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Integrating Distributional and Lexical Information for Semantic Classification of Words using MRMF
Rosa Tsegaye Aga | Lucas Drumond | Christian Wartena | Lars Schmidt-Thieme
Proceedings of COLING 2016, the 26th International Conference on Computational Linguistics: Technical Papers

Semantic classification of words using distributional features is usually based on the semantic similarity of words. We show on two different datasets that a trained classifier using the distributional features directly gives better results. We use Support Vector Machines (SVM) and Multi-relational Matrix Factorization (MRMF) to train classifiers. Both give similar results. However, MRMF, that was not used for semantic classification with distributional features before, can easily be extended with more matrices containing more information from different sources on the same problem. We demonstrate the effectiveness of the novel approach by including information from WordNet. Thus we show, that MRMF provides an interesting approach for building semantic classifiers that (1) gives better results than unsupervised approaches based on vector similarity, (2) gives similar results as other supervised methods and (3) can naturally be extended with other sources of information in order to improve the results.

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Learning Thesaurus Relations from Distributional Features
Rosa Tsegaye Aga | Christian Wartena | Lucas Drumond | Lars Schmidt-Thieme
Proceedings of the Tenth International Conference on Language Resources and Evaluation (LREC'16)

In distributional semantics words are represented by aggregated context features. The similarity of words can be computed by comparing their feature vectors. Thus, we can predict whether two words are synonymous or similar with respect to some other semantic relation. We will show on six different datasets of pairs of similar and non-similar words that a supervised learning algorithm on feature vectors representing pairs of words outperforms cosine similarity between vectors representing single words. We compared different methods to construct a feature vector representing a pair of words. We show that simple methods like pairwise addition or multiplication give better results than a recently proposed method that combines different types of features. The semantic relation we consider is relatedness of terms in thesauri for intellectual document classification. Thus our findings can directly be applied for the maintenance and extension of such thesauri. To the best of our knowledge this relation was not considered before in the field of distributional semantics.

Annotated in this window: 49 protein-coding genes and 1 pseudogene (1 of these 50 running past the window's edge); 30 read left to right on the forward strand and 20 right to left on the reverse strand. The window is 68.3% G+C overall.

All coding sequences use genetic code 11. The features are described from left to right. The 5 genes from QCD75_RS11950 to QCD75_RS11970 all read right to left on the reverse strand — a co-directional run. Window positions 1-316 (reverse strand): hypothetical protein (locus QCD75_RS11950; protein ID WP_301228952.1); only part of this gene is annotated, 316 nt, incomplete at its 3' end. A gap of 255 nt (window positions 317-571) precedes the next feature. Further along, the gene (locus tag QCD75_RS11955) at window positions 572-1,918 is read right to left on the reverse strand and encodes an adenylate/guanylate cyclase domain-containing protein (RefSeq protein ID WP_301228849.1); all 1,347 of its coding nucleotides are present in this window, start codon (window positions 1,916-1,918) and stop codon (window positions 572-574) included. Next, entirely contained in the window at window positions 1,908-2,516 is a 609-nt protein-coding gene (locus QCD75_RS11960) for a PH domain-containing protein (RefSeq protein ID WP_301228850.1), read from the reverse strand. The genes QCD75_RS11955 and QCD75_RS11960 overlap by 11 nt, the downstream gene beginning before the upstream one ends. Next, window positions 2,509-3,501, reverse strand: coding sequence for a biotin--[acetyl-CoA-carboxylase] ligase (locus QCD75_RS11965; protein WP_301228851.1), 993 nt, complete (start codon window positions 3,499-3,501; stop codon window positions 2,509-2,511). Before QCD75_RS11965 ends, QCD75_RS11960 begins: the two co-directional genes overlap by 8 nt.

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CogALex-V Shared Task: HsH-Supervised – Supervised similarity learning using entry wise product of context vectors
Christian Wartena | Rosa Tsegaye Aga
Proceedings of the 5th Workshop on Cognitive Aspects of the Lexicon (CogALex - V)

The CogALex-V Shared Task provides two datasets that consists of pairs of words along with a classification of their semantic relation. The dataset for the first task distinguishes only between related and unrelated, while the second data set distinguishes several types of semantic relations. A number of recent papers propose to construct a feature vector that represents a pair of words by applying a pairwise simple operation to all elements of the feature vector. Subsequently, the pairs can be classified by training any classification algorithm on these vectors. In the present paper we apply this method to the provided datasets. We see that the results are not better than from the given simple baseline. We conclude that the results of the investigated method are strongly depended on the type of data to which it is applied.


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HsH: Estimating Semantic Similarity of Words and Short Phrases with Frequency Normalized Distance Measures
Christian Wartena
Second Joint Conference on Lexical and Computational Semantics (*SEM), Volume 2: Proceedings of the Seventh International Workshop on Semantic Evaluation (SemEval 2013)


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Extending Linear Indexed Grammars
Christian Wartena
Proceedings of the Fifth International Workshop on Tree Adjoining Grammar and Related Frameworks (TAG+5)